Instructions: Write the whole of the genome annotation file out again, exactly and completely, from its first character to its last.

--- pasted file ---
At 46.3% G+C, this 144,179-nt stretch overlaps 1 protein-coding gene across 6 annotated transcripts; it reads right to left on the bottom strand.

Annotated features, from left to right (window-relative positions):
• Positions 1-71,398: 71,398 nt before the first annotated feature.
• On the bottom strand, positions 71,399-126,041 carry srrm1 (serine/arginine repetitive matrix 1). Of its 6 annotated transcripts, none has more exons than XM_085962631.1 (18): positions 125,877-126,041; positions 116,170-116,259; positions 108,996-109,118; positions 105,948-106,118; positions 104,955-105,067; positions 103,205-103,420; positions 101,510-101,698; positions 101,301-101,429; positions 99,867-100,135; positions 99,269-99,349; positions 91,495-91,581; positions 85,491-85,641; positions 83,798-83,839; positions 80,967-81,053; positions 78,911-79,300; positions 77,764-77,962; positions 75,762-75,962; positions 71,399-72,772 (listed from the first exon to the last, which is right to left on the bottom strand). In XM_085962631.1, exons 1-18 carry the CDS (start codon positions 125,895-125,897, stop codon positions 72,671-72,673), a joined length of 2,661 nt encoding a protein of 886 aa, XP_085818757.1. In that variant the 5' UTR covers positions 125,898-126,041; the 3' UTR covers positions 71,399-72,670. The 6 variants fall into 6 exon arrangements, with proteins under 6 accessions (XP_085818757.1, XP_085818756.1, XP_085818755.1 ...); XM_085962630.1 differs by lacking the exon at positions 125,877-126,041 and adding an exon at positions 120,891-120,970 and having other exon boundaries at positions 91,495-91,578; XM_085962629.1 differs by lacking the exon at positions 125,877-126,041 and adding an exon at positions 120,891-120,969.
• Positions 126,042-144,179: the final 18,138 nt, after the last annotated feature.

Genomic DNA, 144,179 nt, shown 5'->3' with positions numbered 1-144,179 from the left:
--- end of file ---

At 46.3% G+C, this 144,179-nt stretch overlaps 1 protein-coding gene across 6 annotated transcripts; it reads right to left on the bottom strand.

Annotated features, from left to right (window-relative positions):
• Positions 1-71,398: 71,398 nt before the first annotated feature.
• On the bottom strand, positions 71,399-126,041 carry srrm1 (serine/arginine repetitive matrix 1). Of its 6 annotated transcripts, none has more exons than XM_085962631.1 (18): positions 125,877-126,041; positions 116,170-116,259; positions 108,996-109,118; positions 105,948-106,118; positions 104,955-105,067; positions 103,205-103,420; positions 101,510-101,698; positions 101,301-101,429; positions 99,867-100,135; positions 99,269-99,349; positions 91,495-91,581; positions 85,491-85,641; positions 83,798-83,839; positions 80,967-81,053; positions 78,911-79,300; positions 77,764-77,962; positions 75,762-75,962; positions 71,399-72,772 (listed from the first exon to the last, which is right to left on the bottom strand). In XM_085962631.1, exons 1-18 carry the CDS (start codon positions 125,895-125,897, stop codon positions 72,671-72,673), a joined length of 2,661 nt encoding a protein of 886 aa, XP_085818757.1. In that variant the 5' UTR covers positions 125,898-126,041; the 3' UTR covers positions 71,399-72,670. The 6 variants fall into 6 exon arrangements, with proteins under 6 accessions (XP_085818757.1, XP_085818756.1, XP_085818755.1 ...); XM_085962630.1 differs by lacking the exon at positions 125,877-126,041 and adding an exon at positions 120,891-120,970 and having other exon boundaries at positions 91,495-91,578; XM_085962629.1 differs by lacking the exon at positions 125,877-126,041 and adding an exon at positions 120,891-120,969.
• Positions 126,042-144,179: the final 18,138 nt, after the last annotated feature.

Genomic DNA, 144,179 nt, shown 5'->3' with positions numbered 1-144,179 from the left: